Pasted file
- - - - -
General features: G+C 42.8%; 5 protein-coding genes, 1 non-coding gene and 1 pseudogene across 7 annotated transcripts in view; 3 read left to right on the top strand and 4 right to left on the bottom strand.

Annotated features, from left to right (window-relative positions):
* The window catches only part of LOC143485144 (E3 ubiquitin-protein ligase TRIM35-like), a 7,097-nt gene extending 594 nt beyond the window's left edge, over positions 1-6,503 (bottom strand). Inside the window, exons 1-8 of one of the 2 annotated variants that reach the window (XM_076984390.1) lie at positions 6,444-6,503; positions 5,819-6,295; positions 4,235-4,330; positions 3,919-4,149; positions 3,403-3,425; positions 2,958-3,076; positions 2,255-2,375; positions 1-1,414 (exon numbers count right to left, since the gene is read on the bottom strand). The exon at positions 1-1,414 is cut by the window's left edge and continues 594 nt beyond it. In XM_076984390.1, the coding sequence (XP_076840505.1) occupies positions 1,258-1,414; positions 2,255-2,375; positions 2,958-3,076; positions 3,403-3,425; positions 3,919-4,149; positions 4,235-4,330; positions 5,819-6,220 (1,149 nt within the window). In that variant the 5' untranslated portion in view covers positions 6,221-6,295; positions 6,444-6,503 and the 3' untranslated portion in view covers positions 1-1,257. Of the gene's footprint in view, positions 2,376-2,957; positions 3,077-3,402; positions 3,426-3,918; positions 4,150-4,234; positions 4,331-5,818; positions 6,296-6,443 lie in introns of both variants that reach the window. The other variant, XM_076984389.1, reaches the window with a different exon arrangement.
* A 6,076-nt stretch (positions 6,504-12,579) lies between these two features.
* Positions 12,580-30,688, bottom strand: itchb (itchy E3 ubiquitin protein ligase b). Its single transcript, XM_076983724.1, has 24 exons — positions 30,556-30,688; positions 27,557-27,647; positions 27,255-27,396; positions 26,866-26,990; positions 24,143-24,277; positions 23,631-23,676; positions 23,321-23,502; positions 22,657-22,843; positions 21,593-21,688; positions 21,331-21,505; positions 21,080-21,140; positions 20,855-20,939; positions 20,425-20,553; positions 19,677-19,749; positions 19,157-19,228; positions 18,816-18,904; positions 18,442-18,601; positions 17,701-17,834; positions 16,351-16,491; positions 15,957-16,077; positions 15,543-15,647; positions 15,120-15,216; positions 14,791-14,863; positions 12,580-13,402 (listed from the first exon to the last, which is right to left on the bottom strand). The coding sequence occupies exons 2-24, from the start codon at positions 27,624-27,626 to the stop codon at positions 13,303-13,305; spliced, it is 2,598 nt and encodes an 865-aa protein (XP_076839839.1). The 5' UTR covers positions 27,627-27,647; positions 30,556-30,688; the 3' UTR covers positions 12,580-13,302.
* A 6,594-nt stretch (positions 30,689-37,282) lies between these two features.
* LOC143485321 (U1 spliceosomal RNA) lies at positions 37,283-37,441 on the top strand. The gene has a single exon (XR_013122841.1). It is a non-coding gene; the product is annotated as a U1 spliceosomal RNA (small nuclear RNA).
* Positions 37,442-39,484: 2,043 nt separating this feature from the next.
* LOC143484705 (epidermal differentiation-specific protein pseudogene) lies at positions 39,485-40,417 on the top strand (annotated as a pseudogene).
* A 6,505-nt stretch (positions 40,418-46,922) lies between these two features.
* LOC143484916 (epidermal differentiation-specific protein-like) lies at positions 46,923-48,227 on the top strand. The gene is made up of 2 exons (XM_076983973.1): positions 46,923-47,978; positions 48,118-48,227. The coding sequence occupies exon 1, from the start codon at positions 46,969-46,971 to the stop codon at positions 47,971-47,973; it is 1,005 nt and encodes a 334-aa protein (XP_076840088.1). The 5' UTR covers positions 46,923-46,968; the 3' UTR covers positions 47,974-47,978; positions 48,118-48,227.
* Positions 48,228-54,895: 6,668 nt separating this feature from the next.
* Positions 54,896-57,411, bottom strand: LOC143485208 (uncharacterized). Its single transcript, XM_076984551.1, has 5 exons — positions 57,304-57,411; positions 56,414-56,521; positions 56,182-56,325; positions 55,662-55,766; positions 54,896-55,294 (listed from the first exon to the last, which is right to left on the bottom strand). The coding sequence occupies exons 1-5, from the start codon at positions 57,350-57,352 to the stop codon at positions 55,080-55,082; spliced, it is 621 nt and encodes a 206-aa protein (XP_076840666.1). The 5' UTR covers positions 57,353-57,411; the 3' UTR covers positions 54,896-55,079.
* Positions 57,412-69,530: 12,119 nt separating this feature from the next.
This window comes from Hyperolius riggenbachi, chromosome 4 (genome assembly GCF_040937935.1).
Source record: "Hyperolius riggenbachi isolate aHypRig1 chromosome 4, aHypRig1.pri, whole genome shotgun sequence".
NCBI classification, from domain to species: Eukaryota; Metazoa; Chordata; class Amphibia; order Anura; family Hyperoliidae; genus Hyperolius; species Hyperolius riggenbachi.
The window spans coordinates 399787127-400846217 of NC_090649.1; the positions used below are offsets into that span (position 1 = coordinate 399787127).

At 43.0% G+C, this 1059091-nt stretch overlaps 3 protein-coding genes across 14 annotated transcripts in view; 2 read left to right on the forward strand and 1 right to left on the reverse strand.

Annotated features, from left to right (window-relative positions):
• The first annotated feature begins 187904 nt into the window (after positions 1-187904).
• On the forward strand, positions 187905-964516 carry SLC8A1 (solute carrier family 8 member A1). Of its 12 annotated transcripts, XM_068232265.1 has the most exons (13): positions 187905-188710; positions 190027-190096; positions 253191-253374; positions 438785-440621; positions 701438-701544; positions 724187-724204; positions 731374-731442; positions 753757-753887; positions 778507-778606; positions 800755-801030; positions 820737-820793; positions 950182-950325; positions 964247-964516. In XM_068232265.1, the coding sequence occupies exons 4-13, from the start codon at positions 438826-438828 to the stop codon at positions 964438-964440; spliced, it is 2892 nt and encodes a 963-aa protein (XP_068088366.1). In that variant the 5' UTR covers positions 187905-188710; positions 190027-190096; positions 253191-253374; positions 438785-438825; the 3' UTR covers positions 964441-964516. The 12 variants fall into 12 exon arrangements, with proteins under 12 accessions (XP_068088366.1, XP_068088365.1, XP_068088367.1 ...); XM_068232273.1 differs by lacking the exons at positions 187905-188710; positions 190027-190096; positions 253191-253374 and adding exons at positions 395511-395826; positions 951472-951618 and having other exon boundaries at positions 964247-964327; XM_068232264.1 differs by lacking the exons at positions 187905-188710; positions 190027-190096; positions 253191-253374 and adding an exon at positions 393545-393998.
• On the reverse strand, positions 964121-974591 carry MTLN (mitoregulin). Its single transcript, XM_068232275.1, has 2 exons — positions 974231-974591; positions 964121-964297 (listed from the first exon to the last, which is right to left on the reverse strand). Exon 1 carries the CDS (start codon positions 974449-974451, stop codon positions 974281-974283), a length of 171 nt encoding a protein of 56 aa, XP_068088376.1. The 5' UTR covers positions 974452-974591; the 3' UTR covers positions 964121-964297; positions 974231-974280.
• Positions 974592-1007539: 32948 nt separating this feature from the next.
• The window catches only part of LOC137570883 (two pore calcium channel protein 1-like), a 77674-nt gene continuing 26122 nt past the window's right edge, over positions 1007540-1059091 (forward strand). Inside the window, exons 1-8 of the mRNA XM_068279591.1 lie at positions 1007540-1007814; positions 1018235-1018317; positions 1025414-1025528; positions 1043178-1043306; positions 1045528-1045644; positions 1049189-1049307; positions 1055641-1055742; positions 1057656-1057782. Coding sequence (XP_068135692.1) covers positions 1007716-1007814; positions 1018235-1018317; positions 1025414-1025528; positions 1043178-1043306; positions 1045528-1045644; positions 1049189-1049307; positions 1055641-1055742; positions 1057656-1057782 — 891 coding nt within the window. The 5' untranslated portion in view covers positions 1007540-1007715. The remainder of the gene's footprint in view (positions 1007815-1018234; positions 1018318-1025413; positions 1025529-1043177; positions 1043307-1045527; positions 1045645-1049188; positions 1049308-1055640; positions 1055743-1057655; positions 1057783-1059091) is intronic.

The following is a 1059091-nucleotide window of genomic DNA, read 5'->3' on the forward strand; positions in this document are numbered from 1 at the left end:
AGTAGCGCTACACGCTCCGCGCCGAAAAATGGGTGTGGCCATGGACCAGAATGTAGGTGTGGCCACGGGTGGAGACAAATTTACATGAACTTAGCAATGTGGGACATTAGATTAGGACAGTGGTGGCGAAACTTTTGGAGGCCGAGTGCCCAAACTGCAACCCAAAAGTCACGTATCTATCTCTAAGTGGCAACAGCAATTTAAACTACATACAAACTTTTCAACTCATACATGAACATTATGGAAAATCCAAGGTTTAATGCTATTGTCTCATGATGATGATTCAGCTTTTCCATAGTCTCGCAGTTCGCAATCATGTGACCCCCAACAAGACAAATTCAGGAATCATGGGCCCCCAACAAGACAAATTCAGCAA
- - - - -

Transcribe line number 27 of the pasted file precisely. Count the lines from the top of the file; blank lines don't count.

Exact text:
AGTAGCGCTACACGCTCCGCGCCGAAAAATGGGTGTGGCCATGGACCAGAATGTAGGTGTGGCCACGGGTGGAGACAAATTTACATGAACTTAGCAATGTGGGACATTAGATTAGGACAGTGGTGGCGAAACTTTTGGAGGCCGAGTGCCCAAACTGCAACCCAAAAGTCACGTATCTATCTCTAAGTGGCAACAGCAATTTAAACTACATACAAACTTTTCAACTCATACATGAACATTATGGAAAATCCAAGGTTTAATGCTATTGTCTCATGATGATGATTCAGCTTTTCCATAGTCTCGCAGTTCGCAATCATGTGACCCCCAACAAGACAAATTCAGGAATCATGGGCCCCCAACAAGACAAATTCAGCAA